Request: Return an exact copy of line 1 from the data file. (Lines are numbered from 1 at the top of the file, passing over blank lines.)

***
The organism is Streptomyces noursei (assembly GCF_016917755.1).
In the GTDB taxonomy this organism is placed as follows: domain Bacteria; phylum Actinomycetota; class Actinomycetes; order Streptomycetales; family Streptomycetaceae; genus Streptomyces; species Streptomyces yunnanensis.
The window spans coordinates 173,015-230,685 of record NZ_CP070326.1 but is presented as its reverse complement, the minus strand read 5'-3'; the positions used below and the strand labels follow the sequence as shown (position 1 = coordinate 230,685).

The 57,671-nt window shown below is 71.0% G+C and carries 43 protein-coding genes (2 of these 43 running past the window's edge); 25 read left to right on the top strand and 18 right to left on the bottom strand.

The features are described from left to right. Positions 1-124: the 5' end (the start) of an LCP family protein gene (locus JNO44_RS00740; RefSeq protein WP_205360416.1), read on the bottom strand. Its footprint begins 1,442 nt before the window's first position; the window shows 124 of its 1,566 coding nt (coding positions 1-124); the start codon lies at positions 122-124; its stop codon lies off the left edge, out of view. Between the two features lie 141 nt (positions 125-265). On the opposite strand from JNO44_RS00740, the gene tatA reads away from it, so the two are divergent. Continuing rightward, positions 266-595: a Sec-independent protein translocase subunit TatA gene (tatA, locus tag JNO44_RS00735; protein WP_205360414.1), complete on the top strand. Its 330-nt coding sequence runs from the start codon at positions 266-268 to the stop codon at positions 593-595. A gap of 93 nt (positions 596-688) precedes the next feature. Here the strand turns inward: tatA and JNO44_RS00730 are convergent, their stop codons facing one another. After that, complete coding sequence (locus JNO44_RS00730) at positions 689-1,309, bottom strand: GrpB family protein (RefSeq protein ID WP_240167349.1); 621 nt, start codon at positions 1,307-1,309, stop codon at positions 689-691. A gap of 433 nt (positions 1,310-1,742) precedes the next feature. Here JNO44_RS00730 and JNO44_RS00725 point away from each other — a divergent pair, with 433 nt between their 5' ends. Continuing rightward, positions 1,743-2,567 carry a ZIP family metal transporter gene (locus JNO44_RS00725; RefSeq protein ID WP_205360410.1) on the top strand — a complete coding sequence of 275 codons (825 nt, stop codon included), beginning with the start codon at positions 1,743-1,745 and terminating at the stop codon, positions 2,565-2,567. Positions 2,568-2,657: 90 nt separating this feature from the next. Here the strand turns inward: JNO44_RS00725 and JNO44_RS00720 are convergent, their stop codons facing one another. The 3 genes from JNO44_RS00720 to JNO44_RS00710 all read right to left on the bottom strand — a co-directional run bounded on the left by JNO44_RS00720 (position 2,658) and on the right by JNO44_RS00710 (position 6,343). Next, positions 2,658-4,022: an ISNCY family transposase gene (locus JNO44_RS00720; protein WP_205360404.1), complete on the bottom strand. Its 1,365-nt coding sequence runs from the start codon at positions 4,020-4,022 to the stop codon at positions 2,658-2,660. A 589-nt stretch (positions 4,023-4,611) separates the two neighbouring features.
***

The organism is Streptomyces noursei (assembly GCF_016917755.1).